Battery 1.9 459.3 457.4 72.8
Other 38.1 N/A N/A N/A
Total 321.4
Total Annual Cost per Household (2018 USD) 2,546.0
Total Annual Climate Benefits 110.0

The capital cost associated with replacing these resources is $5.36 trillion. The increase in annual operation and maintenance costs would be approximately $118 billion annually. These costs would be offset by $89 billion of reduced fuel and capital costs for fossil fuel power plants. The total net difference in annual costs, assuming a 20-year capital recovery for new assets, would be $321 billion annually, or $2,546 per household every year.

On the benefits side, the power sector represents 28 percent of total GHG emissions in the United States, at approximately 1.78 billion metric tons annually. At a $62 per ton rate, the climate benefits would be $110 billion globally. If one used the high-impact benefits, the benefits would be $334 billion. Alternatively, if only domestic benefits were measured (of the $110 billion of global benefits), they would be between $7.7 billion and $25.3 billion. Using a conventional policy analysis that does not take into account the less likely impacts of climate change, it would be a struggle for the decarbonization of the power sector, if implemented as a mandate, to be net beneficial.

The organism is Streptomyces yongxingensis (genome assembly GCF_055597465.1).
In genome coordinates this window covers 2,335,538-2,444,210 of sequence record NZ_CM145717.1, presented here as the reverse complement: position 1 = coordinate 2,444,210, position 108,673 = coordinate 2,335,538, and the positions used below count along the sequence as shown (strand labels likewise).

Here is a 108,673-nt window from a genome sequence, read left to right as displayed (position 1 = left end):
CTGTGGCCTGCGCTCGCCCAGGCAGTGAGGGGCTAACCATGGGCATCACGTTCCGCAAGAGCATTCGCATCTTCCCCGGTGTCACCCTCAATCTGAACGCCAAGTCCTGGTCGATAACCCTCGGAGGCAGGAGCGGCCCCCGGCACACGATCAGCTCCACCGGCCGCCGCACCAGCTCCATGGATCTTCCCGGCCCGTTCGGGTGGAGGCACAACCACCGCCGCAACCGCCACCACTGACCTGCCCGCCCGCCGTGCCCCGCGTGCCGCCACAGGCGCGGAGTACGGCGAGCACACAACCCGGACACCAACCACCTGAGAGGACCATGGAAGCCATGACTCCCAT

The GND is vague on the transportation sector, and unlike the power sector where the available alternatives are relatively well understood, the transportation sector emissions could be constrained in multiple ways. The GND resolution has the following to say on the subject:

(H) overhauling transportation systems in the United States to remove pollution and greenhouse gas emissions from the transportation sector as much as is technologically feasible, including through investment in—

              (i) zero-emission vehicle infrastructure and manufacturing;

              (ii) clean, affordable, and accessible public transit; and

              (iii) high-speed rail


Clearly, the GND does not explain how the transportation system would be “overhauled,” or what constitutes “as much as is technologically feasible.” Perhaps the only specific proposal is an investment in high-speed rail (HSR). Presumably, this statement implies that if it were technologically feasible to supplant air travel with HSR, it would be pursued, regardless of if it were economically feasible (which is not standard in policy; the current Clean Air Act regulations are constrained by cost considerations). An accompanying document released with the GND resolution outright said that the GND would produce enough HSR that air travel becomes unnecessary, though the validity of this document is in question.[2] Regardless, the wording of the resolution implies a level of investment that would appreciably supplant incumbent travel.